Last weekend I unexpectedly had the help of Luke, the college student who has worked for me on and off after school since he was 15. In four packed and slightly breathless days, we got lots of things crossed off my list. One was separating the lambs from the ewes and bringing the lambs home from Betty’s pasture to the farm.
The photo above shows the flock of Clun Forest ewes and lambs waiting for me to open the gate so they can move to fresh grass down the slope.
Betty’s pasture is problematic because the sloping field is enclosed by stone walls, so it is almost impossible to get a horse trailer into it. (My trucker friend, D, managed it once for me, backing through a 75-point turn, but I am not D.)
Thus my plan was to build a catch-pen in a corner of the pasture out of cattle panels and a pipe gate, run the sheep into it, use the gate as a gentle crush to crowd the flock, and then lift each lamb over the cattle panels and carry it the fifty yards to the borrowed horse trailer waiting in the lane.
This plan did work — after a fashion. Sweet feed quickly enticed the sheep into the catch-pen. I slipped into the pen with the flock, where I could easily catch each lamb. (Though some of the lambs are almost as tall as the ewes, they could be distinguished at a glance because I change ear tag colors each year — this year’s tag is blue.)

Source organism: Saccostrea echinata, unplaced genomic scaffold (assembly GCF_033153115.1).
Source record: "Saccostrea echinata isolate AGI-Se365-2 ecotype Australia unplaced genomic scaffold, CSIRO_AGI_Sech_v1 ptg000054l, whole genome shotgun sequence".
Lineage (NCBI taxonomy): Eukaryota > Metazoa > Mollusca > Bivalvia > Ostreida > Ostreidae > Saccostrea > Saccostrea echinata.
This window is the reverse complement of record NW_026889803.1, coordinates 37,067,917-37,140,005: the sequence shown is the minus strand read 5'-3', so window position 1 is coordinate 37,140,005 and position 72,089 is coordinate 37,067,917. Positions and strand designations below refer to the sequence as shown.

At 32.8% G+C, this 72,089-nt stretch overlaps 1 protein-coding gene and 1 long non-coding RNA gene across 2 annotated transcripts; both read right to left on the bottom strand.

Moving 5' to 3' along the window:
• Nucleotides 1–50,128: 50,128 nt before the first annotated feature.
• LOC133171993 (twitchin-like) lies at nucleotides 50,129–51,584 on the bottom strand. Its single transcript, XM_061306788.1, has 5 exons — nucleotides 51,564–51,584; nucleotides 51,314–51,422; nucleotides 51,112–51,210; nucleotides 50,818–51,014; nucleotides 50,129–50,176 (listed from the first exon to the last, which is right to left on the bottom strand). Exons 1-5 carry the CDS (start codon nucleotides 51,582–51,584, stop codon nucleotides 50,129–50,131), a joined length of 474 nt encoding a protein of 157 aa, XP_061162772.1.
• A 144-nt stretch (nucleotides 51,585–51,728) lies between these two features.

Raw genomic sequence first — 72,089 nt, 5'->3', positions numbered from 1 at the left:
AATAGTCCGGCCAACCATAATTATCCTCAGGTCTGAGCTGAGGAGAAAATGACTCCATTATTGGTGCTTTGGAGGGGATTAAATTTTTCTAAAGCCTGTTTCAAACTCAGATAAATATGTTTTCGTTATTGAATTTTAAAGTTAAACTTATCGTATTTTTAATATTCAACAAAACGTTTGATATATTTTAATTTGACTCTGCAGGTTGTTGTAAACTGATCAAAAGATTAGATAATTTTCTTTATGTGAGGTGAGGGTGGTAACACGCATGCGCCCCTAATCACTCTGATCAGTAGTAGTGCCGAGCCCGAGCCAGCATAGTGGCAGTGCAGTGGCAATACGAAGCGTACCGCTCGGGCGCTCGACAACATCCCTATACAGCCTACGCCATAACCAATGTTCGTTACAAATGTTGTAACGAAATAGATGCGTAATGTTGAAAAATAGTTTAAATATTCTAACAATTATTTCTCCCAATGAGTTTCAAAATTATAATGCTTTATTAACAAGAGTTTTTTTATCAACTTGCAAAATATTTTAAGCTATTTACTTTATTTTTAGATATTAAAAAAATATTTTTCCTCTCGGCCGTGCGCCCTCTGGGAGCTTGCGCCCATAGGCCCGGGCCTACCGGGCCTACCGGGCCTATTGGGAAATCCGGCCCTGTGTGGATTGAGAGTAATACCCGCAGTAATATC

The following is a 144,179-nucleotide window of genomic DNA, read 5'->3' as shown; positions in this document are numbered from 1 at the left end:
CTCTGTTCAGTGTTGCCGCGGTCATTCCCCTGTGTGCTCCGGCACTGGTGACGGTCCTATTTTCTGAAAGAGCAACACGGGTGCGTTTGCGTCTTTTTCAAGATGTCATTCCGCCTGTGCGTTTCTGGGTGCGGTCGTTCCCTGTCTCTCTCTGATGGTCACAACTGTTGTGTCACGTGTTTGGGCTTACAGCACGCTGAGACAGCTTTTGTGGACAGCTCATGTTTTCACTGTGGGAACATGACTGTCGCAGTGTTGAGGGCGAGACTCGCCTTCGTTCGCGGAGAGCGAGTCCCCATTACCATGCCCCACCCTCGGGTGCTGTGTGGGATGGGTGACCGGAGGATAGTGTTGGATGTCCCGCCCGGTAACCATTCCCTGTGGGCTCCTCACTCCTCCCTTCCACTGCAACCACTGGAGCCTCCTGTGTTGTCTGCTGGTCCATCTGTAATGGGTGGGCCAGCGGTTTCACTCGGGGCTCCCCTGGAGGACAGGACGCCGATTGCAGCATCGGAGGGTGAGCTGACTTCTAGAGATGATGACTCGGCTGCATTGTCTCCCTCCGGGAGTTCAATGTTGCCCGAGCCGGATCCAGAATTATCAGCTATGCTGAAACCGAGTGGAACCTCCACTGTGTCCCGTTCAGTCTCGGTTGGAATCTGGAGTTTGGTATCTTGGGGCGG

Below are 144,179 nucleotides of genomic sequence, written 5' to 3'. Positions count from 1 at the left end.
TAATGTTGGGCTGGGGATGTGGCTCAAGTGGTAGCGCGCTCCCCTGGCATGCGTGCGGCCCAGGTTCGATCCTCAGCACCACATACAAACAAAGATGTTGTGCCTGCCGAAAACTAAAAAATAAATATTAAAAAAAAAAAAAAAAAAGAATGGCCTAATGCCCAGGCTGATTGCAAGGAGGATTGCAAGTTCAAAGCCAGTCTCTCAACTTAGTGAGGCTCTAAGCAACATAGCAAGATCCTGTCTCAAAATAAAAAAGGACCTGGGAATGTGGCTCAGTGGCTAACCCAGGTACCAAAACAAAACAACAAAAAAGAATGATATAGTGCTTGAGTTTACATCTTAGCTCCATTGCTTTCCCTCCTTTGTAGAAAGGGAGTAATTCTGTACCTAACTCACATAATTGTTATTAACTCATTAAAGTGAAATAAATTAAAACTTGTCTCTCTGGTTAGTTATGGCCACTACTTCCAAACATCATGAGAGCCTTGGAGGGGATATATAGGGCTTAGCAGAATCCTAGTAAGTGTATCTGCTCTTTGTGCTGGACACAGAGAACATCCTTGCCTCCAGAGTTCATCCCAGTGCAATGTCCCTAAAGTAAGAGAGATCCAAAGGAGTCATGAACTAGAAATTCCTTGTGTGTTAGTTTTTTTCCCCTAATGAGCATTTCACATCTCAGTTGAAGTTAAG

Unfortunately, I am not quite strong enough to lift a struggling, 75-pound lamb high in the air to clear a 52″ cattle panel. Luke is 6′ 5″ and could lean over the wire to help, but after a couple of lambs he and I were both slightly pop-eyed. Luckily Lucy and her friend Evie were on hand to help.
Our system became: I caught and lifted each lamb as high as I could. Luke and Lucy both leaned over the panel and grabbed a rear leg, to swing the lamb’s bottom over the fence. We all hung on until Luke had the lamb upright and snug in his arms. Then Luke (with Lucy hovering, just in case) carried the lamb to the trailer, where Evie manned the swinging door to pop each lamb in without the earlier lambs jumping out.
Luke, Lucy, and I were all puffing by the time we had separated and carried the last lamb.
“I think I have to figure out how to build a sheep handling system,” I said, hanging onto the fence to catch my breath. “I don’t know how I would ever get this done on my own … or when I’m older.”
Lucy wiped the sweat from her face and exclaimed, “I don’t know either!”
Maybe that can be a project for next year.